Intelligence was also negatively and weakly correlated with numerical estimation. Correlations on the same order of magnitude were observed in a large representative sample by Tosto et al. (2017). Theoretically, no correlation, or only weak correlations, might be expected, as the approximate number system (ANS) underlying numerical estimation, is usually understood to be a modular system relatively independent from general intelligence (Dehaene, 1992; Mandelbaum, 2013). However, additional evidence casts doubt on this assumption. Correlations between several tasks tapping the ANS, such as verbal estimation and symbolic and non-symbolic magnitude comparisons, are weak (Pinheiro-Chagas et al., 2014; Tosto et al., 2014). General cognitive factors (e.g., inhibitory executive functions) play a role in some ANS-related tasks, such as non-symbolic number comparison (Gilmore et al., 2013; Szûcs et al., 2013). Finally, in a large longitudinal study, age-varying patterns of predictive association were observed between prior general cognitive abilities and numerical estimation at age 16 (Tosto et al., 2017). Summing up, our results agree with the hypothesis that general cognitive requirements are important in the performance of numerical estimation tasks.
Arithmetic achievement was negatively and weakly correlated with numerical estimation, as observed by Tosto et al. (2017). Significant but small differences in verbal numerical estimation between children with and without math learning difficulties have been reported (Mejias et al., 2012; Pinheiro-Chagas et al., 2014). These results support the general view that basic numerical abilities, such as non-symbolic magnitude estimation, may be a precursor of the more advanced arithmetic abilities acquired during formal education (Piazza et al., 2010; Ferreira et al., 2012; Siegler and Braithwaite, 2017). However, the existence and strength of these associations may vary with age, tasks and domains of math assessed (Tosto et al., 2017).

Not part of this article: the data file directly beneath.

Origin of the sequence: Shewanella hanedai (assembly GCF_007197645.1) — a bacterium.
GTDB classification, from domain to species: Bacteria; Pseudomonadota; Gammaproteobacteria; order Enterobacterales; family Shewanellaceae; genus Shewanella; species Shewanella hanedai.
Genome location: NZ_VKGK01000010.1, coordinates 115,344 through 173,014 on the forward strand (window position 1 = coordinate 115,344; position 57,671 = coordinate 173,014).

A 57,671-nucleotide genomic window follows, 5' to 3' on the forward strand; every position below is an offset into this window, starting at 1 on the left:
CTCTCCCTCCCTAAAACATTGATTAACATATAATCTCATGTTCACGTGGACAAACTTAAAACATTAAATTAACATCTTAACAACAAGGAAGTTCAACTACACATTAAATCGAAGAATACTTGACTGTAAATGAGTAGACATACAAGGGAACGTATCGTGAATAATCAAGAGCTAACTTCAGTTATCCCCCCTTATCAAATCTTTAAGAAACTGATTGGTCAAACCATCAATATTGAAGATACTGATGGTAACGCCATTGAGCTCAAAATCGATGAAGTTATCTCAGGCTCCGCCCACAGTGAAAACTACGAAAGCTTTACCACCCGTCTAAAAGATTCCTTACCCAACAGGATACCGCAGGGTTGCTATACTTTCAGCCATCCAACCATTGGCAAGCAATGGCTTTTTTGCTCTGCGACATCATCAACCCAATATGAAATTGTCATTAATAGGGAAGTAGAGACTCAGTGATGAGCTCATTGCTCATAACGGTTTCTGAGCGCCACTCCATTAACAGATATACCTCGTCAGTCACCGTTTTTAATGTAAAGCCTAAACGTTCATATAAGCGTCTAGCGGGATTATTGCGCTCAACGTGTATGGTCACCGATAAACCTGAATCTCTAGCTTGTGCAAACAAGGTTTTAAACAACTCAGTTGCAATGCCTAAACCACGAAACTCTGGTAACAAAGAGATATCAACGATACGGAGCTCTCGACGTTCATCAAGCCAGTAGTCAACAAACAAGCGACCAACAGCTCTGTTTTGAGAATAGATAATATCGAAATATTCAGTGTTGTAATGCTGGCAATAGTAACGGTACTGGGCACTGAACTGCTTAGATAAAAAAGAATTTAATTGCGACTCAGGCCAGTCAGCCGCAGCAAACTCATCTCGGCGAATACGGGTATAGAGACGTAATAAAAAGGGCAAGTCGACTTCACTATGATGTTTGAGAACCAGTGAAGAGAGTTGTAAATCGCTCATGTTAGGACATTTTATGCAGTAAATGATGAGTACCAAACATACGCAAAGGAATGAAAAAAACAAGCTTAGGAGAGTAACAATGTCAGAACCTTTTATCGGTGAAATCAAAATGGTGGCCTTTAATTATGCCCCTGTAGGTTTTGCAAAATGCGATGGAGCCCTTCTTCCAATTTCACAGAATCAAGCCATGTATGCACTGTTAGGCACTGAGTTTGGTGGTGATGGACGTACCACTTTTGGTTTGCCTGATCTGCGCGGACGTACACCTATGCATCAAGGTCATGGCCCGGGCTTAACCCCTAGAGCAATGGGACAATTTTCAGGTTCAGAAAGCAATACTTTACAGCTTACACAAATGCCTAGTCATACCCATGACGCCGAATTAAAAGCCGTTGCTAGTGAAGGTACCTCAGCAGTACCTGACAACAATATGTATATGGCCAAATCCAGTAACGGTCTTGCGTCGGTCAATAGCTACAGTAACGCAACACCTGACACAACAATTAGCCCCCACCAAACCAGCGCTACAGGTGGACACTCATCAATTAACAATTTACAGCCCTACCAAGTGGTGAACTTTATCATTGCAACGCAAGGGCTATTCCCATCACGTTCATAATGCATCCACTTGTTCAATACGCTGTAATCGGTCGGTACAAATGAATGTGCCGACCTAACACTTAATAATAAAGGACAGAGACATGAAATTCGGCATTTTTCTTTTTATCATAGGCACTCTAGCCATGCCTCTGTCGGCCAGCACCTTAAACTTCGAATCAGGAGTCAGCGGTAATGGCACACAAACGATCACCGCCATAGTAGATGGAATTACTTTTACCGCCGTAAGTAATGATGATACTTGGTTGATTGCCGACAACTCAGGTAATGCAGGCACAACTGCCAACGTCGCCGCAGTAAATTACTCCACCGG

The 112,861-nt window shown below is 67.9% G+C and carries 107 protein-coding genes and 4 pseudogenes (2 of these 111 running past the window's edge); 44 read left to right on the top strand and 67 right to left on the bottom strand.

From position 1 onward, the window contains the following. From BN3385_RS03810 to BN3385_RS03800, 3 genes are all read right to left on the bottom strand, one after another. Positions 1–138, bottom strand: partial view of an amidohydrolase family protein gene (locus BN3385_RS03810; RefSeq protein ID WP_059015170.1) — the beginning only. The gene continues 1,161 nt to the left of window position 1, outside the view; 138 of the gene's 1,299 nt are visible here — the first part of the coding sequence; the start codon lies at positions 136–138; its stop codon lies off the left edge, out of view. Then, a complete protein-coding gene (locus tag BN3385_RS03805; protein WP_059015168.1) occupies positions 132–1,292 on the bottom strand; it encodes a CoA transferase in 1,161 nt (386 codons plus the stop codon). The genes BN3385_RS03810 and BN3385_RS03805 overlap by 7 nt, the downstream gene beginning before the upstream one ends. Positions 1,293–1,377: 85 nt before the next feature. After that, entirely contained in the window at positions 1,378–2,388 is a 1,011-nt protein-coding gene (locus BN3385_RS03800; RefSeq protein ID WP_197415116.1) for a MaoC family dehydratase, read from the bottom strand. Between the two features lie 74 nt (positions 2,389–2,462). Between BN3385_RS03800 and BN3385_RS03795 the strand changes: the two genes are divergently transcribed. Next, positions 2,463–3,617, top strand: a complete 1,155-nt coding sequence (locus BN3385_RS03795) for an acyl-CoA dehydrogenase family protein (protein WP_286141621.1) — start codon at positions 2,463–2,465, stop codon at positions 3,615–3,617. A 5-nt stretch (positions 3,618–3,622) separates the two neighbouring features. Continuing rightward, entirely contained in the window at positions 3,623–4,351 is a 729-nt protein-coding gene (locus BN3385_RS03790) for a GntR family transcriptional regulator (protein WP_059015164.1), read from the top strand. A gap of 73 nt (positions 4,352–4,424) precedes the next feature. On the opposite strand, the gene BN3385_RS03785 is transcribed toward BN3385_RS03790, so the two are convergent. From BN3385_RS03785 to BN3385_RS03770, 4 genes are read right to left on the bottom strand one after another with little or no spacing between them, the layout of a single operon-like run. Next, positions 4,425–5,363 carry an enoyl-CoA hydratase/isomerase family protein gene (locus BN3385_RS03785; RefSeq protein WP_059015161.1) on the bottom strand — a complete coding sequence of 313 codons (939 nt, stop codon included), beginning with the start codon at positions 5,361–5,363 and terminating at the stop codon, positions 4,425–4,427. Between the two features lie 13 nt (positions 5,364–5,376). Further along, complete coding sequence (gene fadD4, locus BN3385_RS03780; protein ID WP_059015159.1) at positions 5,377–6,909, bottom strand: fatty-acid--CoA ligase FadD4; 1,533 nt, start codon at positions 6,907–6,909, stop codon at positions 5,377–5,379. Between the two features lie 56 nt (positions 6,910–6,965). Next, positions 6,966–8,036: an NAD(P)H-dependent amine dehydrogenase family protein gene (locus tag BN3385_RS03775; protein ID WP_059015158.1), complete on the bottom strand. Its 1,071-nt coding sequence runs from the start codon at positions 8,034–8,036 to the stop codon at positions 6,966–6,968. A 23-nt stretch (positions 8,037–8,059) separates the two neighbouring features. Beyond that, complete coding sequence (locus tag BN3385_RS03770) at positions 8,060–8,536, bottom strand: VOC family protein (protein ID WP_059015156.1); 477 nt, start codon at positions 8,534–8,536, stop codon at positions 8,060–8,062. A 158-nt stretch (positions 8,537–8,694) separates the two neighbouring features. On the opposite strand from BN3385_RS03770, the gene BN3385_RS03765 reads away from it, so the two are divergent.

Boys and girls were comparable regarding their ages, school grades, numerical estimation and arithmetic abilities independently of their genotype groups. No significant differences were observed between girls and boys in numerical estimation or arithmetic achievement. Therefore, differences in numerical estimation or arithmetic performance cannot account for the impact of the COMT Val158Met polymorphism on MA.
Interestingly, higher intelligence observed in Met/Met girls yields no higher arithmetic achievement in this group which, at the first glance, seems to be counterintuitive. As discussed below, Met/Met girls have higher MA levels, which could reduce the impact of their general intellectual advantage on arithmetic achievement.
All MA subscales were positively correlated. This is in line with the literature pointing out that the four subscales of the MAQ represent different facets of the MA construct (Krinzinger et al., 2007; Wood et al., 2012), which are relatively independent from intelligence (Hembree, 1990). Accordingly, with the exception of MAQ B – Attitudes Toward Mathematics, no MAQ subscale correlated with intelligence. MAQ B – Attitudes Toward Mathematics exhibited a weak negative correlation with intelligence, which corroborates previous findings (Minato and Yanase, 1984; Moenikia and Zahed-Babelan, 2010) since, in the MAQ B scale, higher scores code for more negative attitudes toward mathematics.
Arithmetic achievement was negatively and weakly correlated with all MAQ scales, except for MAQ D – Anxiety Toward Mathematics. These results are also in line with previous studies (Moenikia and Zahed-Babelan, 2010). Since correlations between arithmetic achievement and MA are more pronounced in the subscale measuring the affective component of MA (Krinzinger et al., 2007; Haase et al., 2012; Wood et al., 2012), the effects of sex by COMT genotype interactions on MA seem to be emotionally mediated.